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The Southern side of New Zealand

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The riches of South Island

Nicknamed “the land of the long white cloud” by its earliest inhabitants, the Maori, New Zealand charms visitors with contrasting nature. The country is made up of numerous islands and two large archipelagos: North Island and South Island. Oscillating between mountains, fjords and fine sandy beaches, the landscapes are varied, perfectly preserved and will quench your thirst for adventure.

New Zealand’s South Island: one of the largest islands in the world

L’île de Jade en Nouvelle-Zélande
Although it is the thirteenth largest island in the world and home to the second-largest city in the country, Christchurch, only a quarter of the population of New Zealand lives on South Island. That’s why this wild archipelago is one of the best preserved. Its Maori name is Te Waipounamu, which means “the Water(s) of Greenstone”, after the nephrite they discovered there. The French call it “Jade Island”. This natural beauty has been shared with the world through film. Several films have been shot largely on the South Island, such as The Chronicles of Narnia, Jurassic Park, Alien, Wolverine and The Lord of the Rings. With huge cliffs, a green forest, breathtaking waterfalls and snow-capped peaks, there’s no better way to wow cinema-goers.

The Alps of the Southern Hemisphere

What makes the South Island truly special is its mountains. Located on the western part of the island, the Southern Alps are a playground for hikers. Although this fascinating site is in a temperate area, it immerses visitors in the ice age. At its heart lie 360 glaciers, some of which reach an altitude of 3,000 metres. Fox Glacier and Franz Josef Glacier are some of the most impressive, found in Westland National Park, one of three nature parks on South Island. These glaciers are unique because they descend to a very low altitude (300 m) and carve valleys until they reach sea level.

L’île de Jade en Nouvelle-Zélande

Thousand-year-old fjords

One of the must-see sites on South Island is the famous Fiordland National Park and its impressive fjords, with the best known being Milford Sound. In this park, which is an integral part of Te Wahipounamu, a UNESCO World Heritage Site, visitors sail along a valley bordered by majestic cliffs and shaped by glaciers over 100,000 years. Norway in the Southern Hemisphere Fur seals and sea lions lounge on the rocks while dolphins escort the boats. When the mountains are reflected in the water, something unthinkable happens: the landscape becomes twice as beautiful.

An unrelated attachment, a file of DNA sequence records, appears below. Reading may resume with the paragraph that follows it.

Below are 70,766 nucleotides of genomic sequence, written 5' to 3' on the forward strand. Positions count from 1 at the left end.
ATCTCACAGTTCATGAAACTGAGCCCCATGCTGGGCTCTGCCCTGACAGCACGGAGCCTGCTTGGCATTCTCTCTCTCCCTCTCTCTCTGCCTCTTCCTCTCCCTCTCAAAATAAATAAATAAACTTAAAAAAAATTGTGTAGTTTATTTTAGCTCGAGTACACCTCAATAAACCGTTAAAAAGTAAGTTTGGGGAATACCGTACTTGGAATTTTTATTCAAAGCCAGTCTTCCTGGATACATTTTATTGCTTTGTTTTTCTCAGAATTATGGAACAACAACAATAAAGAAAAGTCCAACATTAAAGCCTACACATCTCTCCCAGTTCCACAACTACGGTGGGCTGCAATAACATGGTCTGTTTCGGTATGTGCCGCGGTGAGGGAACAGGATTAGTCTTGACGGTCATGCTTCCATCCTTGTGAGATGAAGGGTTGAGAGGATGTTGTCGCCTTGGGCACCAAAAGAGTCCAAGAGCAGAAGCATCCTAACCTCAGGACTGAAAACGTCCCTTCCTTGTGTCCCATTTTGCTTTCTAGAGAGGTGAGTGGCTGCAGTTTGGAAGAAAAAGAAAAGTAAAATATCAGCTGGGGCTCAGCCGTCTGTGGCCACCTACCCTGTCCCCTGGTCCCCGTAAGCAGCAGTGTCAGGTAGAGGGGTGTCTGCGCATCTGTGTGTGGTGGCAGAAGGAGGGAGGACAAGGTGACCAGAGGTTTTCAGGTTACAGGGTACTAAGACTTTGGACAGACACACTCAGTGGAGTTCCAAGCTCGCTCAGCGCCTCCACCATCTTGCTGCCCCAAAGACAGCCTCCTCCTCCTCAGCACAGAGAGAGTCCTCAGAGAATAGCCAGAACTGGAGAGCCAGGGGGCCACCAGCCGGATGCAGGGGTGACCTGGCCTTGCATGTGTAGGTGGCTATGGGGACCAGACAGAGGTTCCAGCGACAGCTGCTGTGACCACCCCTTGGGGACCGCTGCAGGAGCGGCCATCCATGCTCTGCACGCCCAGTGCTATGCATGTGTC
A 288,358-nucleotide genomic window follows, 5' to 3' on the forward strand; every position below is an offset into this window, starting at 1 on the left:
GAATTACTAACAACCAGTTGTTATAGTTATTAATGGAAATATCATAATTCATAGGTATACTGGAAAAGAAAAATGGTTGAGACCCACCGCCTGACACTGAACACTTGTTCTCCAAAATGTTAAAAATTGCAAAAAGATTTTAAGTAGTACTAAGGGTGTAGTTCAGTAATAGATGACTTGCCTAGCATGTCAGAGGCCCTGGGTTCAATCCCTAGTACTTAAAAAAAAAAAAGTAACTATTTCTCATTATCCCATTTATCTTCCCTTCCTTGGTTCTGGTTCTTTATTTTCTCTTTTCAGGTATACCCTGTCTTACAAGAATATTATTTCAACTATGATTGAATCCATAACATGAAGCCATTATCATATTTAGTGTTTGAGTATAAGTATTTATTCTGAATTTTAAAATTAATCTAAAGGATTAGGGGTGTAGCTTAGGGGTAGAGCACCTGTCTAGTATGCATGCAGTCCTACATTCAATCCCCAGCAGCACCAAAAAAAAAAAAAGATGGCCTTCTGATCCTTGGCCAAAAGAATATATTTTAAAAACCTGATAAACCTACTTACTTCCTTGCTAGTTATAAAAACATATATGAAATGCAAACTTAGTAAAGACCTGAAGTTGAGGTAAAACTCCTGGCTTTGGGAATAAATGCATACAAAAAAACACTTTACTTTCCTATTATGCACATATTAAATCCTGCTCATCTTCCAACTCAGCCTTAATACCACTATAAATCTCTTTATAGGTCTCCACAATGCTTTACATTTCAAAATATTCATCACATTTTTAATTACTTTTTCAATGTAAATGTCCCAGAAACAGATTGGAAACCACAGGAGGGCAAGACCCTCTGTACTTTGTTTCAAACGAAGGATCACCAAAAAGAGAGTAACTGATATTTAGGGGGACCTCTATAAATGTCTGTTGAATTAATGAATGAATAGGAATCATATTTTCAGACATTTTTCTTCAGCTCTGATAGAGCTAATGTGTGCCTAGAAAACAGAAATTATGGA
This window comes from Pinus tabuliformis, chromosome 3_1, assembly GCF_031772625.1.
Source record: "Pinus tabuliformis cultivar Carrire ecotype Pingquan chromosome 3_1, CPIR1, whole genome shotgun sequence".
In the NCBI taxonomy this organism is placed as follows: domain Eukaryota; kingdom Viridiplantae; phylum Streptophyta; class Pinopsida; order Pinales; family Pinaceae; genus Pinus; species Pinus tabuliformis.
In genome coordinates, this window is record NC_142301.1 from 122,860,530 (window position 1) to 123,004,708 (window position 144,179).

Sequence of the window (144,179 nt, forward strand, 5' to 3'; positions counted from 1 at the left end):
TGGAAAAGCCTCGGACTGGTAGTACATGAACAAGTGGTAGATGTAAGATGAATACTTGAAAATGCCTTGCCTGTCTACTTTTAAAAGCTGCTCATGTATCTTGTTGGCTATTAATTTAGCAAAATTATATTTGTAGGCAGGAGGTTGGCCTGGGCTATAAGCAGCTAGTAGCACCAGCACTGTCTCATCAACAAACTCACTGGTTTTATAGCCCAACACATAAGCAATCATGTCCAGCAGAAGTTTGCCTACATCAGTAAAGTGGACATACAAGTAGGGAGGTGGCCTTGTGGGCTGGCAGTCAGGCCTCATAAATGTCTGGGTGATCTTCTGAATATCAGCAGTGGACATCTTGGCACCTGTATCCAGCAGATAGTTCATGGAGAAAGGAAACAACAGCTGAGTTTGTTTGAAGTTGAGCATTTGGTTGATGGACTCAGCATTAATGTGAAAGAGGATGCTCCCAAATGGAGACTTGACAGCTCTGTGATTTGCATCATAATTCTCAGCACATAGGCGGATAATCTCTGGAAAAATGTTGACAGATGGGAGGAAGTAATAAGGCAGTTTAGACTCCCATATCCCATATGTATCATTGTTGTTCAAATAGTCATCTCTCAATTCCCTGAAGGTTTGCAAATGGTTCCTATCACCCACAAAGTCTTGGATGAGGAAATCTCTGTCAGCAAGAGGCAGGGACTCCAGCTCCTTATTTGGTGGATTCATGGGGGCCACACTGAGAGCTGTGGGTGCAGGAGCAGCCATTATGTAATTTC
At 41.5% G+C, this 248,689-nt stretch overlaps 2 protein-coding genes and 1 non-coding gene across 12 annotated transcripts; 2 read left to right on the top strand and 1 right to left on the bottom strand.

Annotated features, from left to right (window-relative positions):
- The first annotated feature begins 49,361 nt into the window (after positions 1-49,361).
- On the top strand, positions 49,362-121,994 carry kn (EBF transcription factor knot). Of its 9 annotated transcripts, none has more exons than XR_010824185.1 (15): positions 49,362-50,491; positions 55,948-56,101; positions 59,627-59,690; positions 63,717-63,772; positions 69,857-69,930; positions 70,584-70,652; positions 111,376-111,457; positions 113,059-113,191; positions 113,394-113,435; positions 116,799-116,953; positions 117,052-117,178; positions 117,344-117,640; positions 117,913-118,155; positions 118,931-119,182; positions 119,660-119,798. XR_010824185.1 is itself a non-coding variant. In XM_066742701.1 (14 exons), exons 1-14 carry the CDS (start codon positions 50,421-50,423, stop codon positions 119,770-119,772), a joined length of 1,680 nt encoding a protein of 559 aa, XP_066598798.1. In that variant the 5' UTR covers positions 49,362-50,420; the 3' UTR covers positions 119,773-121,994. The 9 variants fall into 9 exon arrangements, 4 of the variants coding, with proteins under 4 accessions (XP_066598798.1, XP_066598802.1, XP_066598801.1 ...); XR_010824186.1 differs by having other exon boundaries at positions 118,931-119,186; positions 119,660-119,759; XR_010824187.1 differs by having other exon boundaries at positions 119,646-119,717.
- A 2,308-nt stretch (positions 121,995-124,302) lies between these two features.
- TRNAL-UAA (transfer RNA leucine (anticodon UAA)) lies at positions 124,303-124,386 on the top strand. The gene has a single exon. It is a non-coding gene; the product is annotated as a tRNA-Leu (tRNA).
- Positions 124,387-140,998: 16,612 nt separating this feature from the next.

Dolphin jumping from water

Paradise for Robinson Crusoe

After climbing peaks, admiring snowy valleys, and paddling in the Southern Ocean, continue your New Zealand adventure at the beach with a moment of pure relaxation. Head to Abel Tasman National Park. It may be the smallest national park the country has to offer, but it’s also the most beautiful. With lush forests, fine sandy beaches and turquoise waters, it is a veritable island paradise. Indulge in a spot of daydreaming on the orange sand at Onetahuti beach. This little slice of paradise enjoys more than 2,500 hours of sunshine each year. Seals greet you lazily as they sun themselves on the rocks. Coming back down to Earth after the South Island has taken you to new heights with its mountains and wonders is certainly a challenge!

Abel Tasman Inlet

Not to be missed

Explore the Snares Islands, some of New Zealand’s Subantarctic Islands, which are also a listed UNESCO World Heritage Site. Often described as the “Galápagos of the Southern Ocean”, these islands are a veritable haven of peace for marine mammals and seabirds. Sooty shearwater breed there during summer, and they are home to four species of albatross and Snares crested penguins, one of the very few penguins from New Zealand. Landing on the Subantarctic Islands is forbidden to preserve this wildlife. But when conditions allow, explorers are invited to observe their shores from the sea during zodiac excursions.

Photos credits : © Istock

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